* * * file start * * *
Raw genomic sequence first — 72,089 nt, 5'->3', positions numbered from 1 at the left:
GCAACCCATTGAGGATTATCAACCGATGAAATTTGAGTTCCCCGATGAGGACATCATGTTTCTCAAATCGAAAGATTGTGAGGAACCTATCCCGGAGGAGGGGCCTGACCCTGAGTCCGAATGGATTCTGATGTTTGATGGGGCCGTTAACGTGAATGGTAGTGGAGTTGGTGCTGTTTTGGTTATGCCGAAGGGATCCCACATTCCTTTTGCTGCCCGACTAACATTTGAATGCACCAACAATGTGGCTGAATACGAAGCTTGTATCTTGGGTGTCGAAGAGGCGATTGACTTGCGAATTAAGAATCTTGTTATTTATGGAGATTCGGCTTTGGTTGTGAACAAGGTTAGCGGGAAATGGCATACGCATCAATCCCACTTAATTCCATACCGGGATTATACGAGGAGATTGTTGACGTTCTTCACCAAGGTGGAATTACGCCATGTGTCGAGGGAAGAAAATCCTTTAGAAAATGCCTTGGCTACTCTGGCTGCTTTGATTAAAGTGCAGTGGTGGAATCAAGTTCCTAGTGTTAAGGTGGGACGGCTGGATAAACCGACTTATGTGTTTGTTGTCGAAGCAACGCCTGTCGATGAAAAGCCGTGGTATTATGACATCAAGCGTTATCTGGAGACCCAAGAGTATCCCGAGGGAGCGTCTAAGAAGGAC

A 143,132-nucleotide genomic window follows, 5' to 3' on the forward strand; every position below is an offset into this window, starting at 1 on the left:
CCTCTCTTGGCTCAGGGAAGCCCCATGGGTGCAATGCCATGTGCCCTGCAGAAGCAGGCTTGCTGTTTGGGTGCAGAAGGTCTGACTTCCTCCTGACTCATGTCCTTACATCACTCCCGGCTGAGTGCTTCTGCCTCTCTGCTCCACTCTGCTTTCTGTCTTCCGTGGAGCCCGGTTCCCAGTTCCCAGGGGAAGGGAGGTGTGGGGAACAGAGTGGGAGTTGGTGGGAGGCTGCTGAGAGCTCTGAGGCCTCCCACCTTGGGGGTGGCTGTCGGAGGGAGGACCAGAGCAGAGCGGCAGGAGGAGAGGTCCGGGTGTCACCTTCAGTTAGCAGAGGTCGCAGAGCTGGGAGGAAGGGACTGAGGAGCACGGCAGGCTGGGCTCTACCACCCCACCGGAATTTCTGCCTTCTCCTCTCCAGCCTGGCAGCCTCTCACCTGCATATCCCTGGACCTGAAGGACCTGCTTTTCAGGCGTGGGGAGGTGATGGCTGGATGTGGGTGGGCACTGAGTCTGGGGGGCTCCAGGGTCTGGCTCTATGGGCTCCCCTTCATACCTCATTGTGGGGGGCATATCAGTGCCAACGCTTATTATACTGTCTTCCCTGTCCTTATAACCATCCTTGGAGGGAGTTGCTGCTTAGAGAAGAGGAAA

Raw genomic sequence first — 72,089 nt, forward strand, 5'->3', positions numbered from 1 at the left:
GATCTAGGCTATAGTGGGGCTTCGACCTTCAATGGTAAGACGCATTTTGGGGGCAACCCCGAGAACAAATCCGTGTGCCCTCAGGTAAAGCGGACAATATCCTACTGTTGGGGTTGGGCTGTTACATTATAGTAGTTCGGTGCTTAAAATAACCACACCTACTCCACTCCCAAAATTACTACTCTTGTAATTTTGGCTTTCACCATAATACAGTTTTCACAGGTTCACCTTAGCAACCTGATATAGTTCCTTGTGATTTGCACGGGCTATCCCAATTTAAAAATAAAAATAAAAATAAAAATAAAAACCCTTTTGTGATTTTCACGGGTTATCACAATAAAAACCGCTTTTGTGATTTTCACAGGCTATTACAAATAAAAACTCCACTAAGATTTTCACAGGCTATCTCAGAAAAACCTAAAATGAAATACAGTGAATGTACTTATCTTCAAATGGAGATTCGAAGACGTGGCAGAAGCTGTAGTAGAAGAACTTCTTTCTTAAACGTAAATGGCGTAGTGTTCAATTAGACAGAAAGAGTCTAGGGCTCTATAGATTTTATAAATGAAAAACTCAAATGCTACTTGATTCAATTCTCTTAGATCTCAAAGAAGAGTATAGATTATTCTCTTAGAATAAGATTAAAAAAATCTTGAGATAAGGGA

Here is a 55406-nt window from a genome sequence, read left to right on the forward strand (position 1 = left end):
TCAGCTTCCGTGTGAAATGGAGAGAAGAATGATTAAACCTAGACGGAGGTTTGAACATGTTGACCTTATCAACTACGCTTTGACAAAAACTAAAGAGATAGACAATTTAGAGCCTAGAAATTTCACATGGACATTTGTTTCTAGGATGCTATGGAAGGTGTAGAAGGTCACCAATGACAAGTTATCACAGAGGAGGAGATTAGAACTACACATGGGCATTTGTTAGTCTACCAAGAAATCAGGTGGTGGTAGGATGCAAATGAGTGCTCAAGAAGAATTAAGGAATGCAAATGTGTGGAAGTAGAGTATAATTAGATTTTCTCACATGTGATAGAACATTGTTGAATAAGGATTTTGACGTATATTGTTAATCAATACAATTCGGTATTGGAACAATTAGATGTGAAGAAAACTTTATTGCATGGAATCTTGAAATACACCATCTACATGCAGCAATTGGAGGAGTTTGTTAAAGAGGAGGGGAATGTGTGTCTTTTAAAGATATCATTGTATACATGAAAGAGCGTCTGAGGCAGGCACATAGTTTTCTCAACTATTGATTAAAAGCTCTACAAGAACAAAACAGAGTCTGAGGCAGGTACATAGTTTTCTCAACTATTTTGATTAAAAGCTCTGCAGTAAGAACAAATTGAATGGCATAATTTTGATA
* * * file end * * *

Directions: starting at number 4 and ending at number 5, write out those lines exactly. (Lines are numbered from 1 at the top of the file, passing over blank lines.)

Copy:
CCTCTCTTGGCTCAGGGAAGCCCCATGGGTGCAATGCCATGTGCCCTGCAGAAGCAGGCTTGCTGTTTGGGTGCAGAAGGTCTGACTTCCTCCTGACTCATGTCCTTACATCACTCCCGGCTGAGTGCTTCTGCCTCTCTGCTCCACTCTGCTTTCTGTCTTCCGTGGAGCCCGGTTCCCAGTTCCCAGGGGAAGGGAGGTGTGGGGAACAGAGTGGGAGTTGGTGGGAGGCTGCTGAGAGCTCTGAGGCCTCCCACCTTGGGGGTGGCTGTCGGAGGGAGGACCAGAGCAGAGCGGCAGGAGGAGAGGTCCGGGTGTCACCTTCAGTTAGCAGAGGTCGCAGAGCTGGGAGGAAGGGACTGAGGAGCACGGCAGGCTGGGCTCTACCACCCCACCGGAATTTCTGCCTTCTCCTCTCCAGCCTGGCAGCCTCTCACCTGCATATCCCTGGACCTGAAGGACCTGCTTTTCAGGCGTGGGGAGGTGATGGCTGGATGTGGGTGGGCACTGAGTCTGGGGGGCTCCAGGGTCTGGCTCTATGGGCTCCCCTTCATACCTCATTGTGGGGGGCATATCAGTGCCAACGCTTATTATACTGTCTTCCCTGTCCTTATAACCATCCTTGGAGGGAGTTGCTGCTTAGAGAAGAGGAAA

Raw genomic sequence first — 72,089 nt, forward strand, 5'->3', positions numbered from 1 at the left: